Handke’s characters are fairly conventional but extremely abstract and oddly presented in a detached and absolutely external manner. In fact, the novelist, who had previously written two film scripts for Wim Wenders—including the script adapted from his own novel Die Angst des Tormanns beim Elfmeter (1970; The Goalie’s Anxiety at the Penalty Kick, 1972)—first imagined his story as a motion picture and went on to direct a film version.

The novel, which differs in some particulars of setting and action from the film, was written as a challenge. As Handke has explained in his notes for the film production, “I wanted to try a kind of prose in which the thinking and feeling of the individual characters would never be described—in which, instead of ‘she was afraid,’ the reader would find; ‘she left,’ ‘she walked over to the window,’ ‘she lay down next to the child’s bed.’...—And I felt this form of limitation actually acted as a liberating force on my literary work.”

The reader senses the psychology behind the characters’ motivation, in spite of the generally dramatic framework, stripped of soliloquizing or internal monologues. At first the characters are simply described by function: the woman, the boy, the schoolteacher, the publisher, the actor, and so on. The woman’s name is not mentioned in the first quarter of the narrative. The publisher’s name is not given until the last quarter.

Despite this purposeful detachment, the characters are vividly delineated. Bruno, the husband, is very traditional in his understanding of his role as husband and father. An establishment figure, his politics tend toward the right wing; his business affairs have conditioned him to intimidate other people; in dealing with frustration, his tendency is to become abusive, first toward Marianne, later toward the actor, whom he considers a rival.

The narrative is totally lacking in sentiment. Marianne’s “strange idea” of liberating herself from a domineering husband, her “illumination,” as she calls it, causes her to redefine her other relationships as well. Her friend Franziska and, later, the actor offer her companionship, but she prefers to be a loner and hold to her own notion of independence. The actor’s sentimental desire to possess her is no more appealing than her husband’s advances when he returns from Finland in the novel’s opening section.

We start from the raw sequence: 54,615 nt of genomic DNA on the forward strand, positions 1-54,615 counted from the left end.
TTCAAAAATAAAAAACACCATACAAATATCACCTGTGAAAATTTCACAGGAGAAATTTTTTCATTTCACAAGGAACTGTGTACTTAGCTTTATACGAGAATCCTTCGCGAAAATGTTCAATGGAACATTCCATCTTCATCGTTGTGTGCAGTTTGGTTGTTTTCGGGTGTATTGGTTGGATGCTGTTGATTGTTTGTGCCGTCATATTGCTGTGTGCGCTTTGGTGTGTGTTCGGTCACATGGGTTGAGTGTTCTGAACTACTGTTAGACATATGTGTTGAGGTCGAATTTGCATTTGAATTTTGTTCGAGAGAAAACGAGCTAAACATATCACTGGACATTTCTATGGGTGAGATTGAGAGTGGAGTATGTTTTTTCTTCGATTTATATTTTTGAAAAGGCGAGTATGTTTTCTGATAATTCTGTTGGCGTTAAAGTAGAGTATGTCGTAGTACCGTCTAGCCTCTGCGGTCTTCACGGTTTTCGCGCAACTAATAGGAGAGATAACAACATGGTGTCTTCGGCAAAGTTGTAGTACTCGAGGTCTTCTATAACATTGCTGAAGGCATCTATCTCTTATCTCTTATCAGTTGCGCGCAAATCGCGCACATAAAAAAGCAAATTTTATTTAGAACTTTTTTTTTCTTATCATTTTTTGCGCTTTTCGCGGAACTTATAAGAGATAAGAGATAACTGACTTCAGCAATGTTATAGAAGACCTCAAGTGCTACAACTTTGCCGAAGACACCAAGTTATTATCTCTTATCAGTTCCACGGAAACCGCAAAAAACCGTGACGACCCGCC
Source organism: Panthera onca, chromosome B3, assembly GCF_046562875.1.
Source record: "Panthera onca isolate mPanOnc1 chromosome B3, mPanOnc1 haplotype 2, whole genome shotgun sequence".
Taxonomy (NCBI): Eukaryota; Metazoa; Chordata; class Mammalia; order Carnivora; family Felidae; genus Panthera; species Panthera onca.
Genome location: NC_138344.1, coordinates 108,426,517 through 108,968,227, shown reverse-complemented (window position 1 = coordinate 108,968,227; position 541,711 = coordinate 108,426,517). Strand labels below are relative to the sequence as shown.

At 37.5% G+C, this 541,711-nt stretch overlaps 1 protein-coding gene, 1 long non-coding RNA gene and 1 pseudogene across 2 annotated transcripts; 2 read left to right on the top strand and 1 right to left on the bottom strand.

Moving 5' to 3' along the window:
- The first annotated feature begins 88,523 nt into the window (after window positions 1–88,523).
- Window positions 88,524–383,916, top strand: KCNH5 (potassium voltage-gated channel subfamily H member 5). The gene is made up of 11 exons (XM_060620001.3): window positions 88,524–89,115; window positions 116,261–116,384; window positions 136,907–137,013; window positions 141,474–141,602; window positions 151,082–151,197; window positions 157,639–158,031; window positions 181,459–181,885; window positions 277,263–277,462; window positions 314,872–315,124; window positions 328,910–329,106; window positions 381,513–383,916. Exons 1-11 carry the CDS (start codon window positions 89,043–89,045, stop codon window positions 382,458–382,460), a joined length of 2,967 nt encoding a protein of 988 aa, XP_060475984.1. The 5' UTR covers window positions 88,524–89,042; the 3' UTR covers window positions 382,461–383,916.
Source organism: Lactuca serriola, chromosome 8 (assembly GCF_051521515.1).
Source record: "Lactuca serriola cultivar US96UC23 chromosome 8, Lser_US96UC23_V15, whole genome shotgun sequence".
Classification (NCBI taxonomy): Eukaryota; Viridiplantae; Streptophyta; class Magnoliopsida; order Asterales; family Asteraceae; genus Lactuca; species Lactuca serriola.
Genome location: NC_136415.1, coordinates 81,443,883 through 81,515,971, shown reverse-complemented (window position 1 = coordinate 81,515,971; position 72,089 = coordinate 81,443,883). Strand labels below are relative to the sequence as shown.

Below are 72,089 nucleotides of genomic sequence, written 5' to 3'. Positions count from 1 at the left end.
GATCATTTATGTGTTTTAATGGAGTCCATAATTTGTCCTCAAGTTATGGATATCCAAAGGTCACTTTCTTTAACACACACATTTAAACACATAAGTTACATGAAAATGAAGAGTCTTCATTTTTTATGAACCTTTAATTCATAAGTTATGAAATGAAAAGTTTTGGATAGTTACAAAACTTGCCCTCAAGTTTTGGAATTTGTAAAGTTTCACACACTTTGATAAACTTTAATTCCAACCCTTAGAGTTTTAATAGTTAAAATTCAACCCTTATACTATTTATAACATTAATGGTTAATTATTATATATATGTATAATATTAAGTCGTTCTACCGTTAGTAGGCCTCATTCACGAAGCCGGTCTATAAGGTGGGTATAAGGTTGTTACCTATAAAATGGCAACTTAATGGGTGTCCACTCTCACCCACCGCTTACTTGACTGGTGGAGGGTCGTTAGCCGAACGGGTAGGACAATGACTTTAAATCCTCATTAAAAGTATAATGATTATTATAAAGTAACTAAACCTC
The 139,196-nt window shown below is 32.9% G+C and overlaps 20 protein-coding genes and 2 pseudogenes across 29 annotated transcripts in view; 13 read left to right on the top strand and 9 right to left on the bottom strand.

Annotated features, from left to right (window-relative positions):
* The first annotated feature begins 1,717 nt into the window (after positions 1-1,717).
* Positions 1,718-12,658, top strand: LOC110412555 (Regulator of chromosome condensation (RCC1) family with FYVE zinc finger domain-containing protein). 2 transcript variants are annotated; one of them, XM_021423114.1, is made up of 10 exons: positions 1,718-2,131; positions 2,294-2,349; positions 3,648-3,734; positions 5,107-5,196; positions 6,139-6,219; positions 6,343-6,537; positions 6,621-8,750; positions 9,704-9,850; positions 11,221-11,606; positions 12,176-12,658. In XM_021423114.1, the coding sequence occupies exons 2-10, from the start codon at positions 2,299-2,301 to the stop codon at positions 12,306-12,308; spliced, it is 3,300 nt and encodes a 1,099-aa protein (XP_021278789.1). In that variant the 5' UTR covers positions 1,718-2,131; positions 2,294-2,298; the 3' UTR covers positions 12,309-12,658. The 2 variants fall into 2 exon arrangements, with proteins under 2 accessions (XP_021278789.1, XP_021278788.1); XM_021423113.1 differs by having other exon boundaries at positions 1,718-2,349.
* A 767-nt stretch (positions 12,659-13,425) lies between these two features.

She is not entirely antisocial, however, as shown at the party in the novel’s closing section, but she is determined that the people who gather at her home be on an equal footing. For that reason, the publisher’s chauffeur is invited as an equal. As he says to his employer at the party, “[t]omorrow you won’t speak to me anyway.” Marianne gives the man a taste of liberation.

Marianne has a talent for breaking down barriers between other people, but she will not give herself away and she will only accept people on her own terms. At the end of the novel, after her visitors have left, she articulates this point, adding, “no one will ever humiliate you again.” Before, Bruno treated her as a possession and humiliated her in public. She has now redefined her life, purposefully, choosing loneliness as a consequence of independence.

The other characters exist only to give definition to Marianne and her rebirth. The boy is cared for, but there seems to be no close sentimental attachment between mother and son. Handke offers a bleak design for living in this story, strongly suggesting that self-dependency is necessary to lead a well-balanced life in the industrial world. The novel’s title (which is never explained in the text) would seem to be ironic, attaching the stigma of social awkwardness to Marianne, who first seems to be a withdrawn, social misfit. Despite the apparent bleakness of her chosen life, however, as critic J. Hoberman wrote, the story is strangely “affirmative, without being sentimental.” There is something admirable in Marianne’s strength of character.